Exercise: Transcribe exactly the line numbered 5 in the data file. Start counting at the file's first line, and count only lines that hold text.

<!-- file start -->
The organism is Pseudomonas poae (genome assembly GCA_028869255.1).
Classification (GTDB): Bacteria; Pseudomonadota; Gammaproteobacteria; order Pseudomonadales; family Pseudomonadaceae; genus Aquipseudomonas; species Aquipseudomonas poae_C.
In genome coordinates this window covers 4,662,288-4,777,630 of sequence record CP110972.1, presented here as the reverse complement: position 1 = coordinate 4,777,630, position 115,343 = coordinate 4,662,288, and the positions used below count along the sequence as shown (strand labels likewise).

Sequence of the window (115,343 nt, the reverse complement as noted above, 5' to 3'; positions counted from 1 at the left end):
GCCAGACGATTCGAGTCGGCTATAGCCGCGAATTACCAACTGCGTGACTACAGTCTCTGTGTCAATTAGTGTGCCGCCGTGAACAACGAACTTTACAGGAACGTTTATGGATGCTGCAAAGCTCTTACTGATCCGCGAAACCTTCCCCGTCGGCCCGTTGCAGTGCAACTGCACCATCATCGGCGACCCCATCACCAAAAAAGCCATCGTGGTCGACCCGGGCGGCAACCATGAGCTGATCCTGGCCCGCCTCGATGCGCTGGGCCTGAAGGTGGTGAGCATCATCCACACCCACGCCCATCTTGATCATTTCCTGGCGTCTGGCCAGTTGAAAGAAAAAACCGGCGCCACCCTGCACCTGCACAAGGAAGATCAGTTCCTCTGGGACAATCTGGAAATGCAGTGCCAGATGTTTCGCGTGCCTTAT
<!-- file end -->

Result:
GCCAGACGATTCGAGTCGGCTATAGCCGCGAATTACCAACTGCGTGACTACAGTCTCTGTGTCAATTAGTGTGCCGCCGTGAACAACGAACTTTACAGGAACGTTTATGGATGCTGCAAAGCTCTTACTGATCCGCGAAACCTTCCCCGTCGGCCCGTTGCAGTGCAACTGCACCATCATCGGCGACCCCATCACCAAAAAAGCCATCGTGGTCGACCCGGGCGGCAACCATGAGCTGATCCTGGCCCGCCTCGATGCGCTGGGCCTGAAGGTGGTGAGCATCATCCACACCCACGCCCATCTTGATCATTTCCTGGCGTCTGGCCAGTTGAAAGAAAAAACCGGCGCCACCCTGCACCTGCACAAGGAAGATCAGTTCCTCTGGGACAATCTGGAAATGCAGTGCCAGATGTTTCGCGTGCCTTAT